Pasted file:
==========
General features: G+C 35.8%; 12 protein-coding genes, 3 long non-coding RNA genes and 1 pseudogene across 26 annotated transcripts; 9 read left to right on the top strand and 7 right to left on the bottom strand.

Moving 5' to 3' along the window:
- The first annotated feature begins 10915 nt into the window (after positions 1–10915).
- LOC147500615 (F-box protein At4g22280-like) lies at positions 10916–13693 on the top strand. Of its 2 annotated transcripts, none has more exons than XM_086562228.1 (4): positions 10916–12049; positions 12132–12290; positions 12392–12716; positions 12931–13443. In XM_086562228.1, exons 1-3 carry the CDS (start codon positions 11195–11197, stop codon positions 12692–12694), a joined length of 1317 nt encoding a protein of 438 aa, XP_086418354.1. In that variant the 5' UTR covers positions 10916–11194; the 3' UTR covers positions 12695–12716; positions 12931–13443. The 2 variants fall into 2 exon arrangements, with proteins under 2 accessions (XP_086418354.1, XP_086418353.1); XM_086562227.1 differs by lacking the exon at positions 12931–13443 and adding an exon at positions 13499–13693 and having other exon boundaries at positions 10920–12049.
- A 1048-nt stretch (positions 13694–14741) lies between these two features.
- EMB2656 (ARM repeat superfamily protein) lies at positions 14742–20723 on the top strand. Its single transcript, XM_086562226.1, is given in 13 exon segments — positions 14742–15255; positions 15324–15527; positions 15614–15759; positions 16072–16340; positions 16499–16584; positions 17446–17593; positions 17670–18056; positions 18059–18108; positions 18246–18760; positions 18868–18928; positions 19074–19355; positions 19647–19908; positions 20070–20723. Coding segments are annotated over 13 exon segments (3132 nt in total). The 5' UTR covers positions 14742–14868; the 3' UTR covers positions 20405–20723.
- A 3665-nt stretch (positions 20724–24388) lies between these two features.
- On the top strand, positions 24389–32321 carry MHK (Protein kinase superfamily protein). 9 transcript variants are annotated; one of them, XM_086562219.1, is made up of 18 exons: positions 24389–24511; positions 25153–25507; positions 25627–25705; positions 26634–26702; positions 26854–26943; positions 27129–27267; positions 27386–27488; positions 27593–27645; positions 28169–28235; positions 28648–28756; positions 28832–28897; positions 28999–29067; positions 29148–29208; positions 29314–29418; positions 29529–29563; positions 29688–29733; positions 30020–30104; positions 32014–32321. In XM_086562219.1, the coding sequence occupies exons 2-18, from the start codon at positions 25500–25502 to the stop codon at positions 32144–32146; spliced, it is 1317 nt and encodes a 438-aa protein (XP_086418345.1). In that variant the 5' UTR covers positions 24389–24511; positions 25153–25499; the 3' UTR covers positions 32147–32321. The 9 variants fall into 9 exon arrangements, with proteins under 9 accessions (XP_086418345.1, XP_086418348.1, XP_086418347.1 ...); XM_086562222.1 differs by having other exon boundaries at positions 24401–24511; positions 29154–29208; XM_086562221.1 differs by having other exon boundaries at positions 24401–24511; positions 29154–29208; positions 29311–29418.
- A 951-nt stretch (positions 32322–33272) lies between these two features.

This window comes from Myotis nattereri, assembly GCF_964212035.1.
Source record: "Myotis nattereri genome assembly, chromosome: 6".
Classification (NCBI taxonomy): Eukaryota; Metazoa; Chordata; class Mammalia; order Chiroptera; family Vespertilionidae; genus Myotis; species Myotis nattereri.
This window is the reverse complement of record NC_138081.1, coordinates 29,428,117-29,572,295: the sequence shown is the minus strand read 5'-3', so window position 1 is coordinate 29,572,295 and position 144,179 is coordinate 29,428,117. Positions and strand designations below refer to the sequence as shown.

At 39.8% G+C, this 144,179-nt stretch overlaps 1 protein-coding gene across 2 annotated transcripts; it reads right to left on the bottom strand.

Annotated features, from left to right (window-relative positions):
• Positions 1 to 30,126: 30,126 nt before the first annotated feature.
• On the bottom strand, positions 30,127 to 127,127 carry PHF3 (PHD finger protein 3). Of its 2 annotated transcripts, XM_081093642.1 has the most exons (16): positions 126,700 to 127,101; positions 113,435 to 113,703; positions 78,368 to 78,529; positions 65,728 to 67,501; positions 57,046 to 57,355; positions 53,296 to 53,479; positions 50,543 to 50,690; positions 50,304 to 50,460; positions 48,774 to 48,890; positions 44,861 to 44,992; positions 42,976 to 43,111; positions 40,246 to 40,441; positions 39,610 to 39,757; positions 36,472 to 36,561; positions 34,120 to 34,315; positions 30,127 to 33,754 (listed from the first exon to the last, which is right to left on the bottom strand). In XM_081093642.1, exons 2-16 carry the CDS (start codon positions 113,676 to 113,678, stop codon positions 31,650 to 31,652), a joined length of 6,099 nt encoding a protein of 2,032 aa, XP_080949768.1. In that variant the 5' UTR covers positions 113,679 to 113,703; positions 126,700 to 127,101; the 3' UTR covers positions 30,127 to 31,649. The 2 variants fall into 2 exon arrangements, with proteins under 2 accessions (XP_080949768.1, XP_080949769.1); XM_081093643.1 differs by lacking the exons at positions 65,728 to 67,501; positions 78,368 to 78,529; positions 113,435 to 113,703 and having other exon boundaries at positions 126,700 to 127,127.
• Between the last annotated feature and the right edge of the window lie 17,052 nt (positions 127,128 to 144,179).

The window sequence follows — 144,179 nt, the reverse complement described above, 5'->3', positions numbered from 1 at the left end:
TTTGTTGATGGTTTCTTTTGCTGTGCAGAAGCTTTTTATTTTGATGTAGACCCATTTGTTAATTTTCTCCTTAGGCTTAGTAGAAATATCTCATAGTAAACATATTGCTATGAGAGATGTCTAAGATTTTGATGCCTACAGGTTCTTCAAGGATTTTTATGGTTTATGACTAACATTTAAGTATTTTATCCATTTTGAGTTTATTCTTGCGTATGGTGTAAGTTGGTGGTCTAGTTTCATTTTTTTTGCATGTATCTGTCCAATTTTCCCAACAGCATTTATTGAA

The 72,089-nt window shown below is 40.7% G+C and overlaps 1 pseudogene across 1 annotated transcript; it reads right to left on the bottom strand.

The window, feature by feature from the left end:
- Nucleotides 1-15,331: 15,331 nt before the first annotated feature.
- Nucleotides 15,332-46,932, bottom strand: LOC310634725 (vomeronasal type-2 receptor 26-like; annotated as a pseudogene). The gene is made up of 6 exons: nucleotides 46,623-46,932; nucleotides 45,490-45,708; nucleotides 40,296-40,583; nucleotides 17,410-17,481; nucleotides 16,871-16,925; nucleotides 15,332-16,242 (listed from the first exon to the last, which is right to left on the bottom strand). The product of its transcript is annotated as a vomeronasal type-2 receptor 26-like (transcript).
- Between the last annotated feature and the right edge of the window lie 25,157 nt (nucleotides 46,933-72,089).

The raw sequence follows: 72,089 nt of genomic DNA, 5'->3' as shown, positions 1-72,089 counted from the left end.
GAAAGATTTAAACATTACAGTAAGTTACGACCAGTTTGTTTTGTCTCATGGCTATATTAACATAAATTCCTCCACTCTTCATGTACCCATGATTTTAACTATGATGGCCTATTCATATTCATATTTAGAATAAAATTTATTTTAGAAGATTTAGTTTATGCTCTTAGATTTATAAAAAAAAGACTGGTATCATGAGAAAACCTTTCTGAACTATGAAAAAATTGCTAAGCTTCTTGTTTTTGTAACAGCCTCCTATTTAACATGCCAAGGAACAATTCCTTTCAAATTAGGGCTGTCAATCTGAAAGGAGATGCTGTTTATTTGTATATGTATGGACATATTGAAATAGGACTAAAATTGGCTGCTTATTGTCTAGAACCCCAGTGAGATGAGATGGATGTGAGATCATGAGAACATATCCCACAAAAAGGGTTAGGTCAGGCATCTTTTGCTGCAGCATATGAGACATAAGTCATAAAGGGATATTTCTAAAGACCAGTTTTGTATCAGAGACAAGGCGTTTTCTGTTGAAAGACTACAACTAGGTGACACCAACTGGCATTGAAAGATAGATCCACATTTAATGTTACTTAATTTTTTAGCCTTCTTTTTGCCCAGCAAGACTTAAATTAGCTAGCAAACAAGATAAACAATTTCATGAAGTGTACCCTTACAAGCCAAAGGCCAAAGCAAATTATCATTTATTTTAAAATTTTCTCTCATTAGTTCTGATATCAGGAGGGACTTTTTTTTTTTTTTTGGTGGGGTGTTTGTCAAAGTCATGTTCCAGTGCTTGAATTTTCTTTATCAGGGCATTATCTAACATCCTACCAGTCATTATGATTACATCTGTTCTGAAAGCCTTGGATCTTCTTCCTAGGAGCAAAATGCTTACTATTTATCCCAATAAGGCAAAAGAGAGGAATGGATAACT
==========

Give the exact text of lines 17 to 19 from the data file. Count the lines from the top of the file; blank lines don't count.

• On the bottom strand, positions 30,127 to 127,127 carry PHF3 (PHD finger protein 3). Of its 2 annotated transcripts, XM_081093642.1 has the most exons (16): positions 126,700 to 127,101; positions 113,435 to 113,703; positions 78,368 to 78,529; positions 65,728 to 67,501; positions 57,046 to 57,355; positions 53,296 to 53,479; positions 50,543 to 50,690; positions 50,304 to 50,460; positions 48,774 to 48,890; positions 44,861 to 44,992; positions 42,976 to 43,111; positions 40,246 to 40,441; positions 39,610 to 39,757; positions 36,472 to 36,561; positions 34,120 to 34,315; positions 30,127 to 33,754 (listed from the first exon to the last, which is right to left on the bottom strand). In XM_081093642.1, exons 2-16 carry the CDS (start codon positions 113,676 to 113,678, stop codon positions 31,650 to 31,652), a joined length of 6,099 nt encoding a protein of 2,032 aa, XP_080949768.1. In that variant the 5' UTR covers positions 113,679 to 113,703; positions 126,700 to 127,101; the 3' UTR covers positions 30,127 to 31,649. The 2 variants fall into 2 exon arrangements, with proteins under 2 accessions (XP_080949768.1, XP_080949769.1); XM_081093643.1 differs by lacking the exons at positions 65,728 to 67,501; positions 78,368 to 78,529; positions 113,435 to 113,703 and having other exon boundaries at positions 126,700 to 127,127.
• Between the last annotated feature and the right edge of the window lie 17,052 nt (positions 127,128 to 144,179).

The window sequence follows — 144,179 nt, the reverse complement described above, 5'->3', positions numbered from 1 at the left end: